- you should know that enzalutamide is only for use in men. Women should not take this medication, especially if they are or may become pregnant or are breast-feeding. If taken by pregnant women, enzalutamide may harm the fetus. If a pregnant woman takes enzalutamide, she should call her doctor immediately.
- if your partner is pregnant, you must use a condom whenever you have sex during your treatment with enzalutamide and for three months after your treatment. If your partner is not pregnant but could become pregnant, you must use a condom and another form of birth control whenever you have sex during your treatment and for 3 months after your treatment.
- if you are having surgery, including dental surgery, tell the doctor or dentist that you are taking enzalutamide.
- you should know that enzalutamide may cause seizures. Do not drive a car or operate machinery until you know how this medication affects you.
Unless your doctor tells you otherwise, continue your normal diet.
Take the missed dose as soon as you remember it. However, if you do not remember until the next day, skip the missed dose and continue your regular dosing schedule. Do not take more than one dose in one day and do not take a double dose to make up for a missed one.
Enzalutamide may cause side effects. Tell your doctor if any of these symptoms are severe or do not go away:
- joint pain
- muscle weakness or stiffness
- burning, numbness, or tingling in the arms, hands, or feet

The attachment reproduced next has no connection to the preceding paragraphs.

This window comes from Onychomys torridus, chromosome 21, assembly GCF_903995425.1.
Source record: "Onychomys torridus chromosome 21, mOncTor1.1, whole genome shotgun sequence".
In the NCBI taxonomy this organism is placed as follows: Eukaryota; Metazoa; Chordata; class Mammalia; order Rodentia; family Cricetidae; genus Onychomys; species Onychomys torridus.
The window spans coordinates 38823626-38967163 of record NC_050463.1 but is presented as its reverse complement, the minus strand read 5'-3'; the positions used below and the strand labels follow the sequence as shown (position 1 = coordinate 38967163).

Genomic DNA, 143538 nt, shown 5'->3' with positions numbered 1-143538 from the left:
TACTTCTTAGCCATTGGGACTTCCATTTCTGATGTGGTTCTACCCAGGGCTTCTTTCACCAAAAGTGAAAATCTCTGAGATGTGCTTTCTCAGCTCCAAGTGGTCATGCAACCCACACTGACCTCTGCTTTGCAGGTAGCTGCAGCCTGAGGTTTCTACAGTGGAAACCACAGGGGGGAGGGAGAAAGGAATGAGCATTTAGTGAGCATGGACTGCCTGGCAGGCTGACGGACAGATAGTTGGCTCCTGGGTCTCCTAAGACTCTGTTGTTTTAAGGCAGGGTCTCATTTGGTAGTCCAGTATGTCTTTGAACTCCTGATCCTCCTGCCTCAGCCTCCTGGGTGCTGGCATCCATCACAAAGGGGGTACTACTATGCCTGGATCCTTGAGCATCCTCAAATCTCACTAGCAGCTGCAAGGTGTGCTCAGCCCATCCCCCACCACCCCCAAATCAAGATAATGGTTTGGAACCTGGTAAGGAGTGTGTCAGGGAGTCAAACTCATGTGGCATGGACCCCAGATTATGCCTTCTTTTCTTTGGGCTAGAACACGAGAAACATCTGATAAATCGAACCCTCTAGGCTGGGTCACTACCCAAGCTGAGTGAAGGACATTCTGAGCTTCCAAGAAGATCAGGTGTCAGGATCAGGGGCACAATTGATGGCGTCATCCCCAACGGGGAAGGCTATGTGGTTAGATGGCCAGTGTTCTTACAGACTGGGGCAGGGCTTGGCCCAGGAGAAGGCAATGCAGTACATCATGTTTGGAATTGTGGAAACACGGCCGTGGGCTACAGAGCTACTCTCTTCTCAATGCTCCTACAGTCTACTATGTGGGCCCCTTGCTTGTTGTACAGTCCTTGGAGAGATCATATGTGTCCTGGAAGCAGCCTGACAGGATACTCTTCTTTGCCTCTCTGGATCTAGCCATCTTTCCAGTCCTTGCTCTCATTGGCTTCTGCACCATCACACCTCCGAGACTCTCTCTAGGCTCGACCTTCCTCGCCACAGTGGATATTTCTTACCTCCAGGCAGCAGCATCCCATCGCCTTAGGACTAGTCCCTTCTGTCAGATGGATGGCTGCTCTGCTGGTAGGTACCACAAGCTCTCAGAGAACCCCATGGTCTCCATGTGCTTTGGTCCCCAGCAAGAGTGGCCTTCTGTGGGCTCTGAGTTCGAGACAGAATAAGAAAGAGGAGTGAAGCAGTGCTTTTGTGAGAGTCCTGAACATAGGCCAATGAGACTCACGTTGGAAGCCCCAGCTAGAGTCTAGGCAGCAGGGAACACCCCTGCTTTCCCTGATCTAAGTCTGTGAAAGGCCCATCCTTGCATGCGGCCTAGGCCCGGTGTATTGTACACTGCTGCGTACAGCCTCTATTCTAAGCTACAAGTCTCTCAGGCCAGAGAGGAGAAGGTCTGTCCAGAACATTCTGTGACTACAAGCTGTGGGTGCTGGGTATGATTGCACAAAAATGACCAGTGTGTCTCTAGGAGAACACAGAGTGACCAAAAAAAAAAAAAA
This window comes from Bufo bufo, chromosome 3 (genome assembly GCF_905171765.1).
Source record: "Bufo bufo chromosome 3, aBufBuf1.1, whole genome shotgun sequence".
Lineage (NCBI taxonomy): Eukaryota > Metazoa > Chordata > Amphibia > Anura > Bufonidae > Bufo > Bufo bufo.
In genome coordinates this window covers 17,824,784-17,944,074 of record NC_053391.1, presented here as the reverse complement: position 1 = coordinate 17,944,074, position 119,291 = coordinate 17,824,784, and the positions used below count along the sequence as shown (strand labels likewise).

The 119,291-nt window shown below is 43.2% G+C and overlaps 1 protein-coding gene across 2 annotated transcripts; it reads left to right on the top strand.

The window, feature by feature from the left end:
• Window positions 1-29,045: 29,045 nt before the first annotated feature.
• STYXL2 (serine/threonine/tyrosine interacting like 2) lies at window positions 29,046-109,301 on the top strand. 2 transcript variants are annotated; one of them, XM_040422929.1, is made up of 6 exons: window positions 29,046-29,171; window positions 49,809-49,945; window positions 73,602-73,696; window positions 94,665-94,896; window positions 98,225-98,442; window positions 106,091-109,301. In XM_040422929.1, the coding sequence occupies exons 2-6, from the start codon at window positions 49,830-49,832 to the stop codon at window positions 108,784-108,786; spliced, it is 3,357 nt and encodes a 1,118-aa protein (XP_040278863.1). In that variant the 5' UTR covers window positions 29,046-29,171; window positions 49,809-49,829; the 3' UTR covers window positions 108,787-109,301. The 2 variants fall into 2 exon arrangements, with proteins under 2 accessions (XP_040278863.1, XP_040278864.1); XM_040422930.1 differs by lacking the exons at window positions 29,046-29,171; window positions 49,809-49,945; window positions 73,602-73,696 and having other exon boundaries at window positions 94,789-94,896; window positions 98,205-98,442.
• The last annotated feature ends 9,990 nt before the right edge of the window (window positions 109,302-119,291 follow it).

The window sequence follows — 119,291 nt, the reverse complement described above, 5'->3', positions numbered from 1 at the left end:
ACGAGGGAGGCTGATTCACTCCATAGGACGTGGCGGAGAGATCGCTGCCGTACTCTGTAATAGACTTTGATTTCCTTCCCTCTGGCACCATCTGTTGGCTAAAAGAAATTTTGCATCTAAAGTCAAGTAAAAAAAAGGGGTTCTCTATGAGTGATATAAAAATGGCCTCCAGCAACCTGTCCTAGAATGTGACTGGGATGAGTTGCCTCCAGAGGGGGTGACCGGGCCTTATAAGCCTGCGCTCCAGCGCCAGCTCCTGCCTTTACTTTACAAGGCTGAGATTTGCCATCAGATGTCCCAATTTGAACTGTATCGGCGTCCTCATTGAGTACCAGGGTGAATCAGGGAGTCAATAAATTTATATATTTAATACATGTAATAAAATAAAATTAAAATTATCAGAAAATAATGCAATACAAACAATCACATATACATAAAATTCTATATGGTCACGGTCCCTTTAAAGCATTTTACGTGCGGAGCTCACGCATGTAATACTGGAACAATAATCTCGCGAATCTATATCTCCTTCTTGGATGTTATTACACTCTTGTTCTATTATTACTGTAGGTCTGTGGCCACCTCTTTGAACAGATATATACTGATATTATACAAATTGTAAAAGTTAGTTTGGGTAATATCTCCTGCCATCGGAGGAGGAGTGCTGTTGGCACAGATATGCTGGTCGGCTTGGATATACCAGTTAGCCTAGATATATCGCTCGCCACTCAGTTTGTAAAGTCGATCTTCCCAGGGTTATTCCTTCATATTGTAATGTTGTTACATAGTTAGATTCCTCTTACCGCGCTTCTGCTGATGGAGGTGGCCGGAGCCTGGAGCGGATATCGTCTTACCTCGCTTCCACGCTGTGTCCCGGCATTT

- decreased sense of touch or ability to feel sensation
- hot flashes
- difficulty falling asleep or staying asleep
- difficulty remembering, thinking, or paying attention
- dry skin
- frequent urination
Some side effects can be serious. If you experience any of these symptoms, call your doctor immediately or get emergency medical treatment:
- swelling of the arms, legs, hands, or feet
- pain in the back and/or legs
- numbness or tingling in the buttocks or legs
- difficulty controlling urination or bowel movements
- difficulty breathing
- hallucinating (seeing things or hearing voices that do not exist)
- pink or red urine
Enzalutamide may cause other side effects. Call your doctor if you have any unusual problems while taking this medication.
If you experience a serious side effect, you or your doctor may send a report to the Food and Drug Administration's (FDA) MedWatch Adverse Event Reporting program online [at Web Site] or by phone [1-800-332-1088].
Keep this medication in the container it came in, tightly closed, and out of reach of children. Store it at room temperature and away from excess heat and moisture (not in the bathroom). Throw away any medication that is outdated or no longer needed. Talk to your pharmacist about the proper disposal of your medication.
In case of overdose, call your local poison control center at 1-800-222-1222. If the victim has collapsed or is not breathing, call local emergency services at 911.
Symptoms of overdose may include the following:
Keep all appointments with your doctor.
Do not let anyone else take your medication. Ask your pharmacist any questions you have about refilling your prescription.
It is important for you to keep a written list of all of the prescription and nonprescription (over-the-counter) medicines you are taking, as well as any products such as vitamins, minerals, or other dietary supplements. You should bring this list with you each time you visit a doctor or if you are admitted to a hospital. It is also important information to carry with you in case of emergencies.
AHFS® Consumer Medication Information. © Copyright, The American Society of Health-System Pharmacists, Inc., 7272 Wisconsin Avenue, Bethesda, Maryland. All Rights Reserved. Duplication for commercial use must be authorized by ASHP.
Selected Revisions: November 15, 2012.